Pharmaceutical care is the new philosophy and mission of the pharmacy profession which is responsive and relevant to the changing health care priorities and problems associated with drug use in the 1990s. It is expected that this patient-oriented practice will enhance the contribution of the profession to positive health outcomes. However, - the adoption of this ideal practice has been observed to be more consistent at the institutional level, rather than at the community setting. Numerous factors inherent to the community setting, hindering its wider implementation, are implicated in the literature. Of the major activities performed under pharmaceutical care, pharmacists were found to perform poorly in roles requiring active interaction with patients, particularly patient counselling. It was revealed in several studies such as a recent North American review, that there had been no substantial improvement in the quantity and relative quality of pharmacists' patient communication during the past 25 years. This grim assessment of pharmacists' performance in patient counselling has become a paradox in view of the clinical orientation in pharmacy education, government support and other reinforcing features of the community practice setting in Western countries. While this concern has been repeatedly addressed by various sectors in the profession through practice and education interventions, the re-examination of current philosophical and methodological issues in pharmacy practice research has been recently advocated and the consideration of their alternatives suggested in order to ascertain the real issues confronting pharmacists' counselling practice. The main objectives of the present work are (1) to develop a research methodology which will help generate a better understanding of the subjective and contextual aspects of community pharmacists' patient counselling; (2) to design a specific educational intervention and its workplace evaluation based on the findings of training needs assessment and contextual analysis and (3) to identify the factors which affect the application of learning to the workplace within the practice context of community pharmacists in Tasmania. Preceded by a review of the social aspects of drug therapy in health care and the current state of pharmacists' patient counselling, this work critically examines and evaluates paradigms, approaches and methods on the basis of their appropriateness and applicability to current issues affecting pharmacists' patient counselling. From this analysis, a research framework and its methodology were designed and used in conducting training needs assessment and situational analysis covering some general and specific aspects of patient counselling by community pharmacists in Tasmania, particularly the counselling of non-insulin dependent diabetes mellitus (NIDDM) patients. A combination of methods, mostly qualitative, were used to gather pertinent data from the perspectives and experiences of community pharmacists, NIDDM patients and key health professionals. Guided by a system for developing continuing pharmacy education (CPE development system) designed by the author in a previous work, findings from these studies were subsequently utilised in the development, implementation and evaluation of a training program entitled \A Training Program in NIDDM Patient Counselling for Community Pharmacists\". The program has both diabetes knowledge and counselling skill components was malti-disciplinary in approach and employed various learning methods including the microcounselling training method. Evaluation of this educational intervention consisting of quantitative and qualitative methods focused not only on the immediate educational outcomes but also on the workplace application of the training provided. The workplace evaluation mainly in the form of case studies and aided by a NIDDM patient counselling kit identified the specific factors affecting the integration of learned training components into the actual practice of and elucidated the details of the contextual nuances ascribed to those factors by individual pharmacists. In conclusion the elucidation of personal and contextual factors affecting pharmacists' performance of patient coun'selling could be achieved by the use of qualitative methods chosen according to important theoretical methodological and practical research considerations. Findings by qualitative research methods provide meaningful detailed explanation of the factors previously identified through quantitative means. The educational intervention developed in this work based on specific needs assessment contextual analysis and other elements of the CPE development system tends to enhance pharmacists' counselling performance albeit in highly individualised degrees and nature of practice integration. It is recommended that (1) qualitative methods be used in research where detailed aspects of pharmacists' perspectives will be necessary to explain observed phenomena (2) workplace evaluation and follow-up be considered as value-added components of CPE programs to identify individual and workplace factors which are actually experienced by pharmacists as affecting their application of learning in the community setting and that (3) group support systems in the profession be developed to help pharmacists particularly owners and managers to address workplace barriers hindering their full assumption of role in patient-oriented care."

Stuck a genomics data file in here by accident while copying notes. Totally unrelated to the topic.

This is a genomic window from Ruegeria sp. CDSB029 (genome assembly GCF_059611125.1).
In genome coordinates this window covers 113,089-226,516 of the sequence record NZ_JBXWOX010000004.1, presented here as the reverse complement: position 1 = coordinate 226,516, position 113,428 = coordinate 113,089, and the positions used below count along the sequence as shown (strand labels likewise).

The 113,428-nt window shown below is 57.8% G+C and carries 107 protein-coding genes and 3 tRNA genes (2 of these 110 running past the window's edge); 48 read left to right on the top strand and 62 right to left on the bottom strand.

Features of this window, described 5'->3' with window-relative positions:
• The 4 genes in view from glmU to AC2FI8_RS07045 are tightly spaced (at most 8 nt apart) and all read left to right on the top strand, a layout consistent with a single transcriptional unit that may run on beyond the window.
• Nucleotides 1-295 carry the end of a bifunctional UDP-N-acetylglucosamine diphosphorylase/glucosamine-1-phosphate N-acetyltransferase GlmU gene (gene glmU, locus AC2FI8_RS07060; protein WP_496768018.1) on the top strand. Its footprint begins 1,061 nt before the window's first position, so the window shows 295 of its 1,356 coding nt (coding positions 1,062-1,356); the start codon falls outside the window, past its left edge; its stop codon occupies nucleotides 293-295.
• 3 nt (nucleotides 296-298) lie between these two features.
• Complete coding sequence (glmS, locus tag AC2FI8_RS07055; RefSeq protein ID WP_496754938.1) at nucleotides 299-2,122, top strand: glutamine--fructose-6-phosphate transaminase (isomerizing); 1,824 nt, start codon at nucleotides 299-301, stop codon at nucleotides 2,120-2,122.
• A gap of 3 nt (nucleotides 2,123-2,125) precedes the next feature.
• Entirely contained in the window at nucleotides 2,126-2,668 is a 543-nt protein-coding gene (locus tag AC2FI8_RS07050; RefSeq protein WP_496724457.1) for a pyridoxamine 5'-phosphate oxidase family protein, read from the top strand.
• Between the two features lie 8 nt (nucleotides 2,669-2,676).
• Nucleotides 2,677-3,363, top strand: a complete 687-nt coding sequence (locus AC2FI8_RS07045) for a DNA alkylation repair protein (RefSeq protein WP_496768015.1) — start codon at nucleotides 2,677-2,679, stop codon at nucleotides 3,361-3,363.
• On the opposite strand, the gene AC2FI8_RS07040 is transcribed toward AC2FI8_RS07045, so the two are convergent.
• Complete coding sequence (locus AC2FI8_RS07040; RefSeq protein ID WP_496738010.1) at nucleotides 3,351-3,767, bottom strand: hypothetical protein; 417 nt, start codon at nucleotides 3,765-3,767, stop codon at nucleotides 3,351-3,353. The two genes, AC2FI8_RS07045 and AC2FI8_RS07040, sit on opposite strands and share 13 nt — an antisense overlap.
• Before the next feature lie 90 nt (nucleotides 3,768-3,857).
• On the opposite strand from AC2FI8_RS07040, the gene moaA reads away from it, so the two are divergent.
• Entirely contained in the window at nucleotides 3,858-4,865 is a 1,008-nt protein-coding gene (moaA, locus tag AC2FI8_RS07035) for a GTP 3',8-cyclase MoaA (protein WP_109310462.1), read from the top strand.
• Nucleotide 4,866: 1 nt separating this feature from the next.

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Copyright 1998 the author - The University is continuing to endeavour to trace the copyright owner(s) and in the meantime this item has been reproduced here in good faith. We would be pleased to hear from the copyright owner(s). Thesis (PhD)--University of Tasmania, 1998. Includes bibliographical references